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Tax consequences of charging below-market rent

Many property owners don't realize charging family members below-market rent can have tax consequences.

Many homeowners decide to utilize their savings to invest in additional properties. This may include a vacation home, secondary home or other residences that may then be rented out for additional income.

Becoming a landlord affords you many deductions and tax benefits on your rental properties. However, you may not realize offering a rental to a relative at a below-market rate could make you ineligible for these tax breaks.

Personal residence vs. rental property
In order to understand the consequences of charging below-market rent, it's necessary to first know the tax differences between personal residences and investment properties. For a primary residence, you are able to claim the interest on any mortgage under $1 million, as well as any mortgage points you purchased. Additionally, homeowners can deduct interest from equity debts of $100,000 or less and property taxes.

However, the same is not true for additional properties you own for personal use. While you can deduct the mortgage interest on one other house – such as a vacation home that you use for at least 14 days a year – if you own multiple investment properties, such as a third vacation house, you won't be able to claim deductions as you would with your primary residence.

"If you rent out your properties, you unlock tax advantages not available to personal residences."

On the other hand, if you rent out these properties, you unlock several tax advantages not available to personal residences. Expenses related to the rental use of personal property – such as maintenance, repairs, property insurance premiums, utilities, depreciation, security services and housing association dues – can all be claimed. There is, however, one major caveat: If you rent out the property to a relative and fail to charge fair market rent, the IRS will no longer recognize the property as a rental.

Renting below market value
According to the IRS, a property is considered a personal residence if the owner or certain family members use it for personal use for 14 days or 10 percent of the days it is rented out. Additionally, if the property is rented to anyone, related or unrelated, for less than fair market rate, it will be considered a personal residence.

These situations often arise in the case of property owners who rent to their children. For example, say you purchased a condominium for your son to live in while he is in college. In order to teach your child about financial responsibility, you decide to treat him as a tenant, and he agrees to lease the apartment. However, the rent you are charging is about half what comparable properties rent for. Even though you are receiving rent payments, because the rate falls below market value, the property would be considered a personal residence. If you mistakenly claim deductions only available to rentals, you can be fined by the IRS.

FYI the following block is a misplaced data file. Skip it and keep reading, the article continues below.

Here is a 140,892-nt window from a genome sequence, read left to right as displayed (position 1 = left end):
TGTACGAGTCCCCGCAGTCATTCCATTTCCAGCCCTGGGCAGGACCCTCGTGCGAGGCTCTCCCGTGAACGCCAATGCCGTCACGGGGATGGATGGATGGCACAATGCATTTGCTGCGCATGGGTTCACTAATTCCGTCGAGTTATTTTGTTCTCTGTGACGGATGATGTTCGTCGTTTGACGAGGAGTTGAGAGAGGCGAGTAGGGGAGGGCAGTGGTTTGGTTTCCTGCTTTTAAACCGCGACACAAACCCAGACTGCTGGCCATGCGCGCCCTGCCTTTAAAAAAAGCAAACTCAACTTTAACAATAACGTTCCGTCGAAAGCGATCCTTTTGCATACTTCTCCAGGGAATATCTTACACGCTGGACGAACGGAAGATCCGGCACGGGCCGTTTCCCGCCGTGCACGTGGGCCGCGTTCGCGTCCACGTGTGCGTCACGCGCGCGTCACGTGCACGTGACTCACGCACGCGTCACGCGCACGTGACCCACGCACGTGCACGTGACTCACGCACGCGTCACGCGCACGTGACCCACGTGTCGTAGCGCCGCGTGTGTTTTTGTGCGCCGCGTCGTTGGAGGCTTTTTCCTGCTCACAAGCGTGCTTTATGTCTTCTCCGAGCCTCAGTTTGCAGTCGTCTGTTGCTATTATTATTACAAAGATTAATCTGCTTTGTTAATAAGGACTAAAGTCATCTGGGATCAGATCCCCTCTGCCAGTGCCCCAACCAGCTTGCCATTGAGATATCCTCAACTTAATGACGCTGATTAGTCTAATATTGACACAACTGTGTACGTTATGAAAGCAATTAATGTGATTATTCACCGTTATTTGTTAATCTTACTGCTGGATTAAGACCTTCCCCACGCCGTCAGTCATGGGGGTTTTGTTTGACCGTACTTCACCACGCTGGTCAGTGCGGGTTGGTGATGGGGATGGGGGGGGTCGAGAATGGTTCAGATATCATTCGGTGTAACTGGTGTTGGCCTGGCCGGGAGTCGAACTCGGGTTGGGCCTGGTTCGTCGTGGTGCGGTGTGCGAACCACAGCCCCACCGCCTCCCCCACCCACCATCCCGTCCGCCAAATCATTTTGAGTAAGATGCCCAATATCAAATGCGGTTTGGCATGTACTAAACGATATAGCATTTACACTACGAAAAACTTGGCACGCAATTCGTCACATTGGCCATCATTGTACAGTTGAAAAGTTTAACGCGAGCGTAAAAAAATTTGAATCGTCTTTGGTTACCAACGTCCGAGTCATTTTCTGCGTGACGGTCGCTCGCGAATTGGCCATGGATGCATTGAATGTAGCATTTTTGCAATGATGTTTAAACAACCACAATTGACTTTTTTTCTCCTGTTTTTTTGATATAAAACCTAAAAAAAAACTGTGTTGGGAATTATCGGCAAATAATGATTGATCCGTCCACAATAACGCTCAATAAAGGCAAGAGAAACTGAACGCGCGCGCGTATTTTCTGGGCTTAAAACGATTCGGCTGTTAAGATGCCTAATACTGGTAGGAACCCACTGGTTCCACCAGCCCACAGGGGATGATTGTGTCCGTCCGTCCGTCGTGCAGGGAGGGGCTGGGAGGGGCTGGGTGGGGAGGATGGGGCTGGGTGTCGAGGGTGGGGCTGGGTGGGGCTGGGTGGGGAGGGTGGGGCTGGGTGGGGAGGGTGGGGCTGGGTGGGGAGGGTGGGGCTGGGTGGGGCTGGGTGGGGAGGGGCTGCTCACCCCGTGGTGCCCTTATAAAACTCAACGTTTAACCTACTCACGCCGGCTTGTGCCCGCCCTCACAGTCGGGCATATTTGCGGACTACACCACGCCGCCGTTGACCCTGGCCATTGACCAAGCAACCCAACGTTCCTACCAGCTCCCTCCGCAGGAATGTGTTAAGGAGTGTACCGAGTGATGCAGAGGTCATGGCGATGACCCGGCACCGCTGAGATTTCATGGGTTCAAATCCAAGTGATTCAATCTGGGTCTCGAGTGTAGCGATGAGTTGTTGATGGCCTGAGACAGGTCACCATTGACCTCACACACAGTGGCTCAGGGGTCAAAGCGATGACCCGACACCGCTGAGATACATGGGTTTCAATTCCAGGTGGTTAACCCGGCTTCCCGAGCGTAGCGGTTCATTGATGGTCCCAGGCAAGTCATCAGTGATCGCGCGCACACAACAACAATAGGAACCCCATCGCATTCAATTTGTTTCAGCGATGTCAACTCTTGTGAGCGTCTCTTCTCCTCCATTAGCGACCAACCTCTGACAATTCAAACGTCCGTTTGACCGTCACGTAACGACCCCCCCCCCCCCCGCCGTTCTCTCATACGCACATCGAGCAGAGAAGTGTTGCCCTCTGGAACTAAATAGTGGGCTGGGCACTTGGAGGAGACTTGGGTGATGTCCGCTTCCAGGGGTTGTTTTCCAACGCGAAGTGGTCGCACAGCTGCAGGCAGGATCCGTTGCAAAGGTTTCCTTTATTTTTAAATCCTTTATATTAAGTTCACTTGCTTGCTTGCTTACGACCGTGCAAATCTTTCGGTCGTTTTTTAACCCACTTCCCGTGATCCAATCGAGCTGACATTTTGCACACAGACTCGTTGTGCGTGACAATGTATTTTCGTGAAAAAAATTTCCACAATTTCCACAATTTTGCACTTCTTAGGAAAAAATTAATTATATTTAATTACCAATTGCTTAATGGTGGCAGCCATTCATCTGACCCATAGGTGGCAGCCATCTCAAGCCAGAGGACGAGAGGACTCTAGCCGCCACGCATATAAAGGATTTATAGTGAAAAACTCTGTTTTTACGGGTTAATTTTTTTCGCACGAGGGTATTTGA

As demonstrated by a recent case in Bel Air, California, it's important to reflect the true nature of the property's use on your tax return. In this situation, a husband and wife faced a significant IRS fine after declaring expenses related to a property rented by their daughter. The couple had previously rented the house to an unrelated tenant at a rate of $6,000 a month. However, when this tenant moved out, the couple leased the home to their daughter at a rate of $2,000 a month.

"Renting below market rate makes you ineligible for many tax breaks."

When filing their taxes, the homeowners claimed expenses related to the rental use of the property. While these deductions were applicable for the years the home was occupied by the unrelated tenant who paid fair market rent, the couple mistakenly continued to file the same way while renting the property at below market rate. As a result, the deductions were disallowed and the couple faced an accuracy penalty of 20 percent of the underpayment.

In the case of the Bel Air couple, who had their return filed by a tax professional, the accuracy penalty was eventually dropped. However, it's important for homeowners with rental properties to realize renting below market rate changes the status of a property, and it's imperative you file your taxes accordingly. While this may mean that you miss out on several tax breaks, misfiling can lead to an audit, and if you have knowingly misfiled, the IRS may also charge an accuracy penalty.

Avoiding tax complications
If you want to claim the rental deductions on your investment properties, be sure the rate you charge your tenants is roughly equal to comparable properties in the same area. One way to do this is to contact brokers or real estate agents for an appraisal of your property. Be sure to document these assessments to reference in the event of an audit. Additionally, if you are renting to a relative at market value, drafting a lease can provide additional legal protections and further formalizes the use of the home for rental purposes. Be sure to keep a record of the rent you received from your relative, just as you would an unrelated tenant. 

If you do choose to rent the property to a friend or relative below market value, just be sure to reflect this in your tax return. You will still be able to claim property taxes on the property, a well as your mortgage interest if the rental is your secondary property.

If you have additional questions about filing your taxes on investment properties, contact the tax services professionals at LaPorte for experienced guidance on your return.